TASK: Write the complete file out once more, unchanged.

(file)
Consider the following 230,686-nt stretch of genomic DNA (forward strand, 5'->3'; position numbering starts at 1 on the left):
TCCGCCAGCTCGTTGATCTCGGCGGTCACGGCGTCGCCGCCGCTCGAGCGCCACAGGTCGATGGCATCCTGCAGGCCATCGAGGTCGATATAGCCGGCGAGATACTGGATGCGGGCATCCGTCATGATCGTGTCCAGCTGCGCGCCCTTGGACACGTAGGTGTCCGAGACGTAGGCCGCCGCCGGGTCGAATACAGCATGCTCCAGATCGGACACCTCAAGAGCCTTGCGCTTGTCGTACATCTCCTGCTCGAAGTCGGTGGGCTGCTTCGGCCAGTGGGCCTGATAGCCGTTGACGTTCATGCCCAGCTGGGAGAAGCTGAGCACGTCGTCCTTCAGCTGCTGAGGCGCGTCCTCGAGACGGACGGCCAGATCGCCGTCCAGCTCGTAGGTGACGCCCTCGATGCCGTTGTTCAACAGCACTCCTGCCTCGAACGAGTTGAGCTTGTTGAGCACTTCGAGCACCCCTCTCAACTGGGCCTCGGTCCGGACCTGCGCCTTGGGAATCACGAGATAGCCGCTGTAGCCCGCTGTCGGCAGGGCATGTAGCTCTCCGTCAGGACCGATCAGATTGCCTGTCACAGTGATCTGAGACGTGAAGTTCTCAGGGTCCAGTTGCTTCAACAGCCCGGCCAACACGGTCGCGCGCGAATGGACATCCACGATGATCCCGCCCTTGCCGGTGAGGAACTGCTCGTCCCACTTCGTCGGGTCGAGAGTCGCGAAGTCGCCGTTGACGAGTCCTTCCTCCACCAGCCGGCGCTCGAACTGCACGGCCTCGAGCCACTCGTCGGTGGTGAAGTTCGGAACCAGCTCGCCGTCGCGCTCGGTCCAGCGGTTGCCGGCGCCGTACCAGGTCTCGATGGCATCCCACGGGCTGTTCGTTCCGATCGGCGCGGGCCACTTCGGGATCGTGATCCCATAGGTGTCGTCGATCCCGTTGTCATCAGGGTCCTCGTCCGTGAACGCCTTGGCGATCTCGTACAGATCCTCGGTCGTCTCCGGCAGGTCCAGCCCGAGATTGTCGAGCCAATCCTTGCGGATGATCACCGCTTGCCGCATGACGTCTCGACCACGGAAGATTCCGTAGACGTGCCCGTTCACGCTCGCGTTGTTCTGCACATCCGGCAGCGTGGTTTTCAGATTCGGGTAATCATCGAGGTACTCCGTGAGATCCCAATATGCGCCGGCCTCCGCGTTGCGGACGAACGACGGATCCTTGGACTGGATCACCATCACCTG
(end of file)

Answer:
Consider the following 230,686-nt stretch of genomic DNA (forward strand, 5'->3'; position numbering starts at 1 on the left):
TCCGCCAGCTCGTTGATCTCGGCGGTCACGGCGTCGCCGCCGCTCGAGCGCCACAGGTCGATGGCATCCTGCAGGCCATCGAGGTCGATATAGCCGGCGAGATACTGGATGCGGGCATCCGTCATGATCGTGTCCAGCTGCGCGCCCTTGGACACGTAGGTGTCCGAGACGTAGGCCGCCGCCGGGTCGAATACAGCATGCTCCAGATCGGACACCTCAAGAGCCTTGCGCTTGTCGTACATCTCCTGCTCGAAGTCGGTGGGCTGCTTCGGCCAGTGGGCCTGATAGCCGTTGACGTTCATGCCCAGCTGGGAGAAGCTGAGCACGTCGTCCTTCAGCTGCTGAGGCGCGTCCTCGAGACGGACGGCCAGATCGCCGTCCAGCTCGTAGGTGACGCCCTCGATGCCGTTGTTCAACAGCACTCCTGCCTCGAACGAGTTGAGCTTGTTGAGCACTTCGAGCACCCCTCTCAACTGGGCCTCGGTCCGGACCTGCGCCTTGGGAATCACGAGATAGCCGCTGTAGCCCGCTGTCGGCAGGGCATGTAGCTCTCCGTCAGGACCGATCAGATTGCCTGTCACAGTGATCTGAGACGTGAAGTTCTCAGGGTCCAGTTGCTTCAACAGCCCGGCCAACACGGTCGCGCGCGAATGGACATCCACGATGATCCCGCCCTTGCCGGTGAGGAACTGCTCGTCCCACTTCGTCGGGTCGAGAGTCGCGAAGTCGCCGTTGACGAGTCCTTCCTCCACCAGCCGGCGCTCGAACTGCACGGCCTCGAGCCACTCGTCGGTGGTGAAGTTCGGAACCAGCTCGCCGTCGCGCTCGGTCCAGCGGTTGCCGGCGCCGTACCAGGTCTCGATGGCATCCCACGGGCTGTTCGTTCCGATCGGCGCGGGCCACTTCGGGATCGTGATCCCATAGGTGTCGTCGATCCCGTTGTCATCAGGGTCCTCGTCCGTGAACGCCTTGGCGATCTCGTACAGATCCTCGGTCGTCTCCGGCAGGTCCAGCCCGAGATTGTCGAGCCAATCCTTGCGGATGATCACCGCTTGCCGCATGACGTCTCGACCACGGAAGATTCCGTAGACGTGCCCGTTCACGCTCGCGTTGTTCTGCACATCCGGCAGCGTGGTTTTCAGATTCGGGTAATCATCGAGGTACTCCGTGAGATCCCAATATGCGCCGGCCTCCGCGTTGCGGACGAACGACGGATCCTTGGACTGGATCACCATCACCTG